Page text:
1988 presidential campaign and the Donna Rice affair

Hart declined to run for a third term in the Senate, leaving office in early 1987 with the intent of running for president again. In early 1987, he was the clear frontrunner for the Democratic nomination in the U.S. presidential election, 1988.It seemed that only Democratic party efforts to recruit New York Governor Mario Cuomo could thwart his nomination. Hart had put in a strong showing in the 1984 presidential election, and had refined his campaign in the intervening years.

Hart officially declared his candidacy on April 17. Rumors began circulating nearly immediately that Hart was having an extramarital affair. In an interview that appeared in the New York Times in late April, Hart responded to the rumors by daring the press corps: ""Follow me around. I don't care. I'm serious. If anybody wants to put a tail on me, go ahead. They'll be very bored." [1] (http://www.tvrundown.com/polhart1.htm). After an anonymous tip, two reporters from the Miami Herald took up Hart's challenge and observed an attractive young woman coming out of Hart's Washington, DC townhouse on the morning of May 2[[2] (http://www.miami.com/mld/miamiherald/4069344.htm?1c)]. The Herald published the story on Sunday, May 3, and the scandal spread rapidly through the national media. Hart and his allies attacked the Herald for rushing the story into print, claiming that it had unfairly judged the situation without finding out the true facts. Hart claimed that the reporters had not watched both entrances to his home and could not have seen when the young woman entered and left the building. Hart was dogged with questions regarding his views on marital infidelity. In public, his wife Lee supported him, claiming the relationship with Rice was innocent. A poll of voters in New Hampshire for the New Hampshire Primary showed that Hart's support had dropped in half, from 32% to 17%, placing him suddenly ten points behind Massachusetts governor Michael Dukakis.

On May 5, the Herald received a further tip that Hart had spent a night in Bimini on a sailboat called the Monkey Business with a woman who was not his wife. The Herald obtained photographs [3] (http://www.miami.com/mld/miamiherald/4069344.htm?1c). of Hart aboard the Monkey Business with then-29-year-old model Donna Rice, sitting in over-50 year-old Hart's lap. The photographs were subsequently published in the National Enquirer. On May 8, 1987, a week after the Donna Rice story broke, Hart dropped out of the race. At a press conference, he lashed out at the media, saying ""I said that I bend, but I don't break, and believe me, I'm not broken." [4] (http://www.tvrundown.com/polhart2.htm). A Gallup Poll found that nearly two-thirds (64%) of the U.S. respondents it surveyed thought the media treatment of Hart was "unfair." A little over half (53%) responded that marital infidelity had little to do with a president's ability to govern.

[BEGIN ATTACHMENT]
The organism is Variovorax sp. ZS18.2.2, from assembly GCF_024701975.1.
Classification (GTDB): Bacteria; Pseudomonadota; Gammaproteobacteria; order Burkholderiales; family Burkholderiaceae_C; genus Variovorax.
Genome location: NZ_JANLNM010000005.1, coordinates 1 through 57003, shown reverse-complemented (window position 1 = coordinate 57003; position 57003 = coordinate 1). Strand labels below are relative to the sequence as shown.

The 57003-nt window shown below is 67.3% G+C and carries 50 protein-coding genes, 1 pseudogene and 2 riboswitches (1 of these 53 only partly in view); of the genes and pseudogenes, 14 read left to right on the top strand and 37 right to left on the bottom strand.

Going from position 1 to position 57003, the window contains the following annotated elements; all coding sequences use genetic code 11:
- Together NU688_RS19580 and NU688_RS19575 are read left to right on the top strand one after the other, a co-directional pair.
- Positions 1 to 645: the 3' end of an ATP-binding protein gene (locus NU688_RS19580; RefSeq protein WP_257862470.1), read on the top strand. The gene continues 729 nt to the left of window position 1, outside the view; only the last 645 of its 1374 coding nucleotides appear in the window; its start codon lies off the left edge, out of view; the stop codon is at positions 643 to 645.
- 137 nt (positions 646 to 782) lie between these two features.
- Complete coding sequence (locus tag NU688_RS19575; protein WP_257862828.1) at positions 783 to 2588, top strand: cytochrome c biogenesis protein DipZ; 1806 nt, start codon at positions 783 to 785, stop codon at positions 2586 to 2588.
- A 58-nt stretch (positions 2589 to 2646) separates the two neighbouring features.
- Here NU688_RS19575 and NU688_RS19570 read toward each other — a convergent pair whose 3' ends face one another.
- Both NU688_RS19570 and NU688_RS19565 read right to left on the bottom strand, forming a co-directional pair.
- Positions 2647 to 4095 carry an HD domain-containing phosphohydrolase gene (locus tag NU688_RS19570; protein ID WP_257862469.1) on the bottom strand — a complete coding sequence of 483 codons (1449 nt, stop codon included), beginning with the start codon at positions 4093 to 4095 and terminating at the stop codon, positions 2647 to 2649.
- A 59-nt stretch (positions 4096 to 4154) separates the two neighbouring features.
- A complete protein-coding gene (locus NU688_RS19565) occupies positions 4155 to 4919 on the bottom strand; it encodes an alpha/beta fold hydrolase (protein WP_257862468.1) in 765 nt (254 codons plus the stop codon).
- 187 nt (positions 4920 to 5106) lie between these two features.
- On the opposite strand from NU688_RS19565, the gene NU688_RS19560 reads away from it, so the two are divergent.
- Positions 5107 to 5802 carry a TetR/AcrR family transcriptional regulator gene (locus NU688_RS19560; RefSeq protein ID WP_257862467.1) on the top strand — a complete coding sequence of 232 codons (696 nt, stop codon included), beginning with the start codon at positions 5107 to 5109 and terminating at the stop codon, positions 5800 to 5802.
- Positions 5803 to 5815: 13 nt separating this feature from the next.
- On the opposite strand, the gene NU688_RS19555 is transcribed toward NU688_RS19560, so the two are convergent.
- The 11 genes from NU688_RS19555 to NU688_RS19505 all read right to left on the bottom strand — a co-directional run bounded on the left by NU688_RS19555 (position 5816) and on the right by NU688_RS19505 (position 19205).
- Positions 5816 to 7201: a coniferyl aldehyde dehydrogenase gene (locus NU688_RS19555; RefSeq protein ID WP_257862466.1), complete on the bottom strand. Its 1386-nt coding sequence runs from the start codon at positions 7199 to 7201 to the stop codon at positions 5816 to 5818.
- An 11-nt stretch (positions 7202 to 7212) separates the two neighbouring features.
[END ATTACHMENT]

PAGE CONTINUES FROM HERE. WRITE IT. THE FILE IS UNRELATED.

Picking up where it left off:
In December of 1987, Hart returned to the race. He competed in the New Hampshire primary and received 4,888 votes, approximately 4%. He stayed in the race through mid-spring, making his best showing in Puerto Rico, where he received approximately 7.5% of the primary vote.

Later career

After withdrawing from the race, Hart resumed the practice of law. He remained moderately active in politics, serving on the bipartisan Hart-Rudman Commission, commissioned on behalf of Bill Clinton in 1998 to study U.S. homeland security. The commission issued several findings calling for broad changes to security policy, but many were not heeded until the September 11, 2001 Terrorist Attack made the vulnerabilities in U.S. defenses obvious.

He earned a D.Phil. degree at Oxford University in 2001.

Hart was considering a run in the 2004 presidential election, but decided against seeking the nomination in May 2003.

On his own website he has modestly described himself, without a trace of irony, in these terms: "Gary Hart - statesman, scholar, attorney, writer - is a Renaissance man of new ideas". Since May 2005 he's been a contributing blogger at The Huffington Post.

Hart is a resident of Kittredge, Colorado.